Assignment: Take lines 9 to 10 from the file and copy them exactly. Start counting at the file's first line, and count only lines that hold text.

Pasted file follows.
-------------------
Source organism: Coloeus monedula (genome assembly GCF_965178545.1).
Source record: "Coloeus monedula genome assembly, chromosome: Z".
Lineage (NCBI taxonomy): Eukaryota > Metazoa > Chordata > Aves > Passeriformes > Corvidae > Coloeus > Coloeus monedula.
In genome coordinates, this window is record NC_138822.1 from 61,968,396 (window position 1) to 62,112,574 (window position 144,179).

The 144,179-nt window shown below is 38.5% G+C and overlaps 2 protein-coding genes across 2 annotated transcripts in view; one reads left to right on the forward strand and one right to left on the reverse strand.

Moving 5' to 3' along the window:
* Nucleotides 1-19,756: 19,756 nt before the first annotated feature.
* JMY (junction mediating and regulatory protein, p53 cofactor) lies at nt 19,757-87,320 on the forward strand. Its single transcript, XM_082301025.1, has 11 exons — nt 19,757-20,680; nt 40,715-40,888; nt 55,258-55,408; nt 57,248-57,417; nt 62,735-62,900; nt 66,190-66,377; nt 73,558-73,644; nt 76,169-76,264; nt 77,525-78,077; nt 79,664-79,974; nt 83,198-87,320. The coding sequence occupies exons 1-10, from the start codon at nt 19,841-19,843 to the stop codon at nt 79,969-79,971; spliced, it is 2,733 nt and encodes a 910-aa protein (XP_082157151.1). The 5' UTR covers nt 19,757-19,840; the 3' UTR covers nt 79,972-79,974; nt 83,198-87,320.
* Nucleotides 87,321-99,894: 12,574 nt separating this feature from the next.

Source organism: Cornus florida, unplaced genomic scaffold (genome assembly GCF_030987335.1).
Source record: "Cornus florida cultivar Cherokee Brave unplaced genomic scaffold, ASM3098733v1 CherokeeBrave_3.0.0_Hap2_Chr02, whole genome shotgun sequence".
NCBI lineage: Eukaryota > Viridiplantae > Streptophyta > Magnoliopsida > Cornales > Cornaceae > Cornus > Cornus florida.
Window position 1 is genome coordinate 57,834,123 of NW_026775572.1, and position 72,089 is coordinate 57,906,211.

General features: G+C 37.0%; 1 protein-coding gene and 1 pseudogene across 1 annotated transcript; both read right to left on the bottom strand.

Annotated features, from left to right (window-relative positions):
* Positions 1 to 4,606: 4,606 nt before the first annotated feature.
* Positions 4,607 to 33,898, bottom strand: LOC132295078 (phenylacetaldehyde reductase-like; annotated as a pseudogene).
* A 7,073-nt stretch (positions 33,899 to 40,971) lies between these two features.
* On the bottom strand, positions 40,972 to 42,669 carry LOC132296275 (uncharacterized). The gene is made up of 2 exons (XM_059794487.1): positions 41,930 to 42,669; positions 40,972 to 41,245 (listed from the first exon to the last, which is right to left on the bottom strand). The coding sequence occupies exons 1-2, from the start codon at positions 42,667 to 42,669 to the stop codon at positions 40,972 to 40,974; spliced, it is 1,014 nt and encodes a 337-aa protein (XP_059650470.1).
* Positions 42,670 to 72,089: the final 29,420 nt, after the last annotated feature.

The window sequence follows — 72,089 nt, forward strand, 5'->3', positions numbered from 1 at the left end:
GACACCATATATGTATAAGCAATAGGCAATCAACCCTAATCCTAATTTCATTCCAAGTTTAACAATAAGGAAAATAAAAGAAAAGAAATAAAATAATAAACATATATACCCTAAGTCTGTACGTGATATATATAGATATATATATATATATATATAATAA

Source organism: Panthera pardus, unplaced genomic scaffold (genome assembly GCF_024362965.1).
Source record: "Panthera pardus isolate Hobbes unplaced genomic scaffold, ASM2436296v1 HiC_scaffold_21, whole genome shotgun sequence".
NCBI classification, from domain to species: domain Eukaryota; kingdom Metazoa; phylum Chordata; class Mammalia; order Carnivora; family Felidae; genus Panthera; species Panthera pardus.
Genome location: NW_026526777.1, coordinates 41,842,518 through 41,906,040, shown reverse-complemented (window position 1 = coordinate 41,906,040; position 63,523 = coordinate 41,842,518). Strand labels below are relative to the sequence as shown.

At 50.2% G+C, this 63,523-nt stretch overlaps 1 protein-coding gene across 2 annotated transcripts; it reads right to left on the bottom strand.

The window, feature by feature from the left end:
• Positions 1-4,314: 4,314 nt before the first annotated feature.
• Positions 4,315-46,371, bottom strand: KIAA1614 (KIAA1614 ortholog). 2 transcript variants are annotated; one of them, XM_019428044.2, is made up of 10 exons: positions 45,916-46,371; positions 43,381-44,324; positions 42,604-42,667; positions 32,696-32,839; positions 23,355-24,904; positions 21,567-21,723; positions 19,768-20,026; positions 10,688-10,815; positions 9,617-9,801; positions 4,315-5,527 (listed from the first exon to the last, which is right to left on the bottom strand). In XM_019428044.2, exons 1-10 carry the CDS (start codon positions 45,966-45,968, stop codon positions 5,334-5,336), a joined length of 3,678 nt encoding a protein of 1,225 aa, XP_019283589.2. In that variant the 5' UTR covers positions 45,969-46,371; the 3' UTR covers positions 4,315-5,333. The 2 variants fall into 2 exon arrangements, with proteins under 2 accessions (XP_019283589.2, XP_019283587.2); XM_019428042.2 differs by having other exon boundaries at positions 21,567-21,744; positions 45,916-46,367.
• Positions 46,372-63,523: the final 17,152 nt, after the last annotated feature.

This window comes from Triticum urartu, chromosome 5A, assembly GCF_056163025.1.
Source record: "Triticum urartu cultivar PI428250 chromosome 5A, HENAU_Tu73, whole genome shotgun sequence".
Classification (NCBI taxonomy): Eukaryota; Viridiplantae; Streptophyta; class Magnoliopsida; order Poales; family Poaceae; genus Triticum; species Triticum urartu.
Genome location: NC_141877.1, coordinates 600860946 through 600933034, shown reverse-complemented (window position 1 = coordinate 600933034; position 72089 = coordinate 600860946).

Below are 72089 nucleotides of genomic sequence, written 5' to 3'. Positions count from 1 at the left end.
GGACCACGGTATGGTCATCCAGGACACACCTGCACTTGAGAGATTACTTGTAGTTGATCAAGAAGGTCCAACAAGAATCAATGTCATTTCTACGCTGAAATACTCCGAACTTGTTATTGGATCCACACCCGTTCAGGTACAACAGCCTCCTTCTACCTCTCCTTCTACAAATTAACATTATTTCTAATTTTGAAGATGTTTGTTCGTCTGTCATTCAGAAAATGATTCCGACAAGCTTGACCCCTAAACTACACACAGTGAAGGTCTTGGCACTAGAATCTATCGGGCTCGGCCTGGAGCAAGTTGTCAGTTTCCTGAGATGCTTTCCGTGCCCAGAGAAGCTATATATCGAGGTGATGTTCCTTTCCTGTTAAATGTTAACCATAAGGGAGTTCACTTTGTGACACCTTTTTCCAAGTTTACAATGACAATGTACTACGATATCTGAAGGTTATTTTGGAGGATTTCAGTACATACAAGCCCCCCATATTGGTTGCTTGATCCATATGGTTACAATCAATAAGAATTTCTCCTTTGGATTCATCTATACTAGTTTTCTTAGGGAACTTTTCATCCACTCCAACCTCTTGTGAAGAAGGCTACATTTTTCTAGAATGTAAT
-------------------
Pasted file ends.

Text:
* Nucleotides 87,321-99,894: 12,574 nt separating this feature from the next.

Source organism: Cornus florida, unplaced genomic scaffold (genome assembly GCF_030987335.1).